9. Rose, Mike. "Lenovo's Chinese motion control games console launching later this month" (in en). www.gamasutra.com. https://www.gamasutra.com/view/news/169263/Lenovos_Chinese_motion_control_games_console_launching_later_this_month.php. 
  10. "Lenovo-funded eBox gaming console renamed iSec, still can't shake Kinect comparisons". Engadget. https://www.engadget.com/2011-05-06-lenovo-funded-ebox-gaming-console-renamed-isec-still-cant-shak.html. 
  11. Graft, Kris. "Lenovo-Funded Chinese 'iSec' Console Planned For Second-Half 2011" (in en). www.gamasutra.com. https://www.gamasutra.com/view/news/124804/LenovoFunded_Chinese_iSec_Console_Planned_For_SecondHalf_2011.php. 
  12. Alexander, Leigh. "Lenovo's China Motion-Sensing Gaming Console Sees Launch Delay" (in en). www.gamasutra.com. https://www.gamasutra.com/view/news/122987/Lenovos_China_MotionSensing_Gaming_Console_Sees_Launch_Delay.php. 
  13. a b c d e Kan, Michael (3 May 2012). "Lenovo-backed firm sidesteps hardcore gamers, with Chinese video game system" (in en). Computerworld. https://www.computerworld.com/article/2726212/lenovo-backed-firm-sidesteps-hardcore-gamers--with-chinese-video-game-system.html. 
  14. a b c d e f g h "Lenovo's Eedoo CT510 motion gaming console to finally hit China, wants your $600". Engadget. https://www.engadget.com/2012-04-28-lenovo-eedoo-ct510-motion-gaming-console-launch.html.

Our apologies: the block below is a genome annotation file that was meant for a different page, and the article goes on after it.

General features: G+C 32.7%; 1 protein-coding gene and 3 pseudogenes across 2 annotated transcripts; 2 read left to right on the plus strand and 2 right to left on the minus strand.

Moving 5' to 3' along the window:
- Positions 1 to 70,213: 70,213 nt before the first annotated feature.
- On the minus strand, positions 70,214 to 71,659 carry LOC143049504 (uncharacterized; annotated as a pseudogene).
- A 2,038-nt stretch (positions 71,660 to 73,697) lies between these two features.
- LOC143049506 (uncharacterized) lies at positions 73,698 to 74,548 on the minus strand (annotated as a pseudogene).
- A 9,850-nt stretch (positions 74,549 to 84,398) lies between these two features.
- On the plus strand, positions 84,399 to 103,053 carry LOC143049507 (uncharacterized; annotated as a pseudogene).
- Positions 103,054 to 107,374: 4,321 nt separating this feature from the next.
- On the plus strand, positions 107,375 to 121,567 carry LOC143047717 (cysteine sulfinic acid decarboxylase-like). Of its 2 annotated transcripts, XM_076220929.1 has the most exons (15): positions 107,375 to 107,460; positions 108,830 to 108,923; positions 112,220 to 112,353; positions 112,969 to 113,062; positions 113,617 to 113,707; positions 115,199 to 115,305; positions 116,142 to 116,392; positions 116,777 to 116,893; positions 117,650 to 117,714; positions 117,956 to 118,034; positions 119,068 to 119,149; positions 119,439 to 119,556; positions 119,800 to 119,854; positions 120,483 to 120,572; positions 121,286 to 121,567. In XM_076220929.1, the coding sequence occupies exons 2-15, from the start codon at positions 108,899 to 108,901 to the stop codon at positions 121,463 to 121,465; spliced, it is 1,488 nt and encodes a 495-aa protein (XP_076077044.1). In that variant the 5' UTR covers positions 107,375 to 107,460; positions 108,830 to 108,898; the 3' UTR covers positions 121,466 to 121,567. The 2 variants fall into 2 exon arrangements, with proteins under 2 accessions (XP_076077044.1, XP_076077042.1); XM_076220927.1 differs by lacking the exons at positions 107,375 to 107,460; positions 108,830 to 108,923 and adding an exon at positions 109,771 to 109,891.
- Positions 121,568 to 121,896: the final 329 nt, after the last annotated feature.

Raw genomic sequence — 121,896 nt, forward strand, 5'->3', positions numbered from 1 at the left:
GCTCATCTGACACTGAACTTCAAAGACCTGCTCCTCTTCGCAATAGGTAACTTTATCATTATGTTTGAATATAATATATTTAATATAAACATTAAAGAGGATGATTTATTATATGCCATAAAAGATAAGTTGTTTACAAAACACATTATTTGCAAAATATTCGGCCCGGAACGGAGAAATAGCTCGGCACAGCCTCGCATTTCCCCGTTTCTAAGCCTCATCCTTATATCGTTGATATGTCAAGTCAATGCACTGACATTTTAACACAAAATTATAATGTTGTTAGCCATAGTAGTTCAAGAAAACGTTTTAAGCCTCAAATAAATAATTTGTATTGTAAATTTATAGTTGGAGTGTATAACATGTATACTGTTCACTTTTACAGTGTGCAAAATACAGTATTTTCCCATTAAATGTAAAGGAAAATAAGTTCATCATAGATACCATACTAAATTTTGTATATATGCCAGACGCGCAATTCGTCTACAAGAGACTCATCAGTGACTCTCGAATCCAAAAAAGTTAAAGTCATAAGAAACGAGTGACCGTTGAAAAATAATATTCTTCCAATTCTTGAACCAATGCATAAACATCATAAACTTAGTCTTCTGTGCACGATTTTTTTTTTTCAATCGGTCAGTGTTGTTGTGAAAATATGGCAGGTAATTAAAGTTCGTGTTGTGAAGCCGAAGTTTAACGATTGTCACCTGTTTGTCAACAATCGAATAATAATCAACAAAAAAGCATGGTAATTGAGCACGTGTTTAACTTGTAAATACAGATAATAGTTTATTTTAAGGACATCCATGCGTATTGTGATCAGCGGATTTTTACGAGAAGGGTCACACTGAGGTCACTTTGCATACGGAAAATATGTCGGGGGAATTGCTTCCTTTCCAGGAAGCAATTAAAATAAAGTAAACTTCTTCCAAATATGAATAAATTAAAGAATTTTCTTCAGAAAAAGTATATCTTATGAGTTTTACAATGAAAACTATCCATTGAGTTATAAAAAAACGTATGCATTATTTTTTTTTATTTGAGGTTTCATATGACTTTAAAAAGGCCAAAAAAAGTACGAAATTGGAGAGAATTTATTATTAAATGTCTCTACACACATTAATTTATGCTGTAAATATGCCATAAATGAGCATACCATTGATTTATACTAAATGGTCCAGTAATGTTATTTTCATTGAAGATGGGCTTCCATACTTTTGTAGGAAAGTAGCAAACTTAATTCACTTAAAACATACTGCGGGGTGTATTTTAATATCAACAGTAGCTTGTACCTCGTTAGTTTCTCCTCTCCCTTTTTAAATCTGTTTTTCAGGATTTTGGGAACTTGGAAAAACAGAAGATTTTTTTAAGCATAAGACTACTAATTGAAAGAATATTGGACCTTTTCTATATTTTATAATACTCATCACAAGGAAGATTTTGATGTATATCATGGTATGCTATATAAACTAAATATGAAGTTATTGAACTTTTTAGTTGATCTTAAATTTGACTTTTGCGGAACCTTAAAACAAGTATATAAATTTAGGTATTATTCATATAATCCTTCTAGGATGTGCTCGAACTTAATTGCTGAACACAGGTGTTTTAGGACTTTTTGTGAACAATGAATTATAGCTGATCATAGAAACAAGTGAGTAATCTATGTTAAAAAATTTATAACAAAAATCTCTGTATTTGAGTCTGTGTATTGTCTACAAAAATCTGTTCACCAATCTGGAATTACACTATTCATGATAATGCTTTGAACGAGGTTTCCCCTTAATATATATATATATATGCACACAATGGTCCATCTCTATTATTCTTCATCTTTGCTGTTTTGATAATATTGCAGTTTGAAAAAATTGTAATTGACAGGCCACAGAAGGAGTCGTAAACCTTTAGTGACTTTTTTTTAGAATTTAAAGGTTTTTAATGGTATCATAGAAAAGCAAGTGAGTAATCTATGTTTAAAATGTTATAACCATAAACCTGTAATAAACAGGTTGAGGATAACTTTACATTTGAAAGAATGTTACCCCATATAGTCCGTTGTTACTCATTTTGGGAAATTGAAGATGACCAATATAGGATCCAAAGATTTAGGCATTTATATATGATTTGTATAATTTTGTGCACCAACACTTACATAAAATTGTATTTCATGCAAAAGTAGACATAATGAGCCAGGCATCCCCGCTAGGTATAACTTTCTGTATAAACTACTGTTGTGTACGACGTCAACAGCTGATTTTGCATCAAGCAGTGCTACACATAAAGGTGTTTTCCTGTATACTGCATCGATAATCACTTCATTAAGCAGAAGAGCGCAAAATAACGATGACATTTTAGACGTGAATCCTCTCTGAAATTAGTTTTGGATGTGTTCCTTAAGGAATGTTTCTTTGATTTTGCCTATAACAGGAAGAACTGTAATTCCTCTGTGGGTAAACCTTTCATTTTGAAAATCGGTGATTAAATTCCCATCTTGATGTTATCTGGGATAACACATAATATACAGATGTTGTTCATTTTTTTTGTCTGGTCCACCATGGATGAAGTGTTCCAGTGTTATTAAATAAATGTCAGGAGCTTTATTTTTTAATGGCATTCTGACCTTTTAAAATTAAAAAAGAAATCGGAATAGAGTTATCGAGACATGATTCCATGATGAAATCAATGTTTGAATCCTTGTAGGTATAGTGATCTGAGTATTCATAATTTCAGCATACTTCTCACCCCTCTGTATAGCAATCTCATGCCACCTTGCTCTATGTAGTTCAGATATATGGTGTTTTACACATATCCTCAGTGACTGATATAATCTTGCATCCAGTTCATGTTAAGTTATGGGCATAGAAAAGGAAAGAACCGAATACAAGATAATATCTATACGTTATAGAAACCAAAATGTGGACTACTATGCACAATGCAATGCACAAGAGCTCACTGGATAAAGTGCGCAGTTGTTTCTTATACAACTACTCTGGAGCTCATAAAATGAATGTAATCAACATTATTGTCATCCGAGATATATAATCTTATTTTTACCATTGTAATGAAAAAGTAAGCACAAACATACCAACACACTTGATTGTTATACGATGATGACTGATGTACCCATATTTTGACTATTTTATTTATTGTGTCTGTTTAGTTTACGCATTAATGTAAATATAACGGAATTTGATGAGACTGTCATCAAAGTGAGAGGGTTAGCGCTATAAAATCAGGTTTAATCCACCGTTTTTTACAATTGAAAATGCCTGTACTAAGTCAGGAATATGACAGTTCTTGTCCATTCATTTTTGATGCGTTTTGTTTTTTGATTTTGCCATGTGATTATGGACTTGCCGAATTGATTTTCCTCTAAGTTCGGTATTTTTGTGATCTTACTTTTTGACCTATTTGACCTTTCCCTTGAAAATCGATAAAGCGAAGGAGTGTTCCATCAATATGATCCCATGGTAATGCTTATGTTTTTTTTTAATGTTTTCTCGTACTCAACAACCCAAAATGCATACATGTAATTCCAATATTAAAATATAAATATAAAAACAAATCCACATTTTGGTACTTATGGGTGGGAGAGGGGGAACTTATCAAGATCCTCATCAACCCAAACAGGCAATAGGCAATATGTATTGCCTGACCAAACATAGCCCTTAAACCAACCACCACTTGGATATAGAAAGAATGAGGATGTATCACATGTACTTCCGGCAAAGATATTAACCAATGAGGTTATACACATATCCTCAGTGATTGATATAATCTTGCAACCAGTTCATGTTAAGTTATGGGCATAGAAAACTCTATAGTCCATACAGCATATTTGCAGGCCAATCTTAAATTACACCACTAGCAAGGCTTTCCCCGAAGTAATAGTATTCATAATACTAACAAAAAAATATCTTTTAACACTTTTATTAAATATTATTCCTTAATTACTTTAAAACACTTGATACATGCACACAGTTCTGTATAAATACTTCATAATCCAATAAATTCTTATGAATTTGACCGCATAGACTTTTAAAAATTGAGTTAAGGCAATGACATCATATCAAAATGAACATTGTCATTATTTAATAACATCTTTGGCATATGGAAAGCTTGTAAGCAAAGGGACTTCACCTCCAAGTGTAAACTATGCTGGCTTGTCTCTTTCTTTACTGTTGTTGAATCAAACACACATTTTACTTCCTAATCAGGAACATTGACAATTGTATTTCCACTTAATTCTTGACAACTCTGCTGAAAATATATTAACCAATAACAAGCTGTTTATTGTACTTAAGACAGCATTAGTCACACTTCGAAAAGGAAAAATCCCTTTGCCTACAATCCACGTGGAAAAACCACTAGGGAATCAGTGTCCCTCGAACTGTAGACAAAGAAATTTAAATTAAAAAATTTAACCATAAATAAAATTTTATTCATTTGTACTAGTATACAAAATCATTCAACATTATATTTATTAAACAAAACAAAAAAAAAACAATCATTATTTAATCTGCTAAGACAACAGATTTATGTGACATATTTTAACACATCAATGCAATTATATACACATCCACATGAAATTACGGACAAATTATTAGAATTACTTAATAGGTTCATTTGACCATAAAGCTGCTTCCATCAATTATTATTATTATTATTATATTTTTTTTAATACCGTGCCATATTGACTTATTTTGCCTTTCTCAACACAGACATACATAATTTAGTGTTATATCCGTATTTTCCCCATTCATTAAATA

15. a b c d e f g h i j "China's Homegrown Console Still Lives!" (in en-us). Kotaku. https://kotaku.com/chinas-homegrown-console-still-lives-5957671. 
  16. a b "Tech in Asia - Connecting Asia's startup ecosystem". www.techinasia.com. https://www.techinasia.com/eedoo-ct150-game-console-launch-china. 
  17. Orland, Kyle. "Motion-Controlled iSec Console Hitting China In December For $470" (in en). www.gamasutra.com. https://www.gamasutra.com/view/news/127809/MotionControlled_iSec_Console_Hitting_China_In_December_For_470.php. 
  18. a b Robertson, Adi (29 April 2012). "Kinect-like Eedoo CT510 console goes on sale in China for $600" (in en). The Verge. https://www.theverge.com/2012/4/29/2986294/kinect-like-eedoo-ct510-console-on-sale. 
  19. Orland, Kyle. "SoftKinetic On The Technology Powering Eedoo's iSec" (in en). www.gamasutra.com. https://www.gamasutra.com/view/news/34698/SoftKinetic_On_The_Technology_Powering_Eedoos_iSec.php. 
  20. a b c d e f g h i j k l m "Sizing Up China's Home Video Game Console, the CT510" (in en-us). Kotaku. https://kotaku.com/sizing-up-chinas-home-video-game-console-the-ct510-5909967. 
  21. a b Rose, Mike. "iSec Console Will Implement Beckon Middleware" (in en). www.gamasutra.com. https://www.gamasutra.com/view/news/124863/iSec_Console_Will_Implement_Beckon_Middleware.php. 
  22. "Designing Kinect Games: Challenges and Lessons" (in en). www.gamasutra.com. https://www.gamasutra.com/blogs/EhudLavski/20120807/175503/Designing_Kinect_Games_Challenges_and_Lessons.php. 
  23. "Designing Kinect Games: Challenges and Lessons" (in en). www.gamasutra.com. https://www.gamasutra.com/blogs/EhudLavski/20120807/175503/Designing_Kinect_Games_Challenges_and_Lessons.php. 
  24. "China's First Official Home Console Is Much Better Than Anticipated" (in en-us). Kotaku. https://kotaku.com/chinas-first-official-home-console-is-much-better-than-5907254. 
  25. "Tech in Asia - Connecting Asia's startup ecosystem". www.techinasia.com. https://www.techinasia.com/lenovo-isec.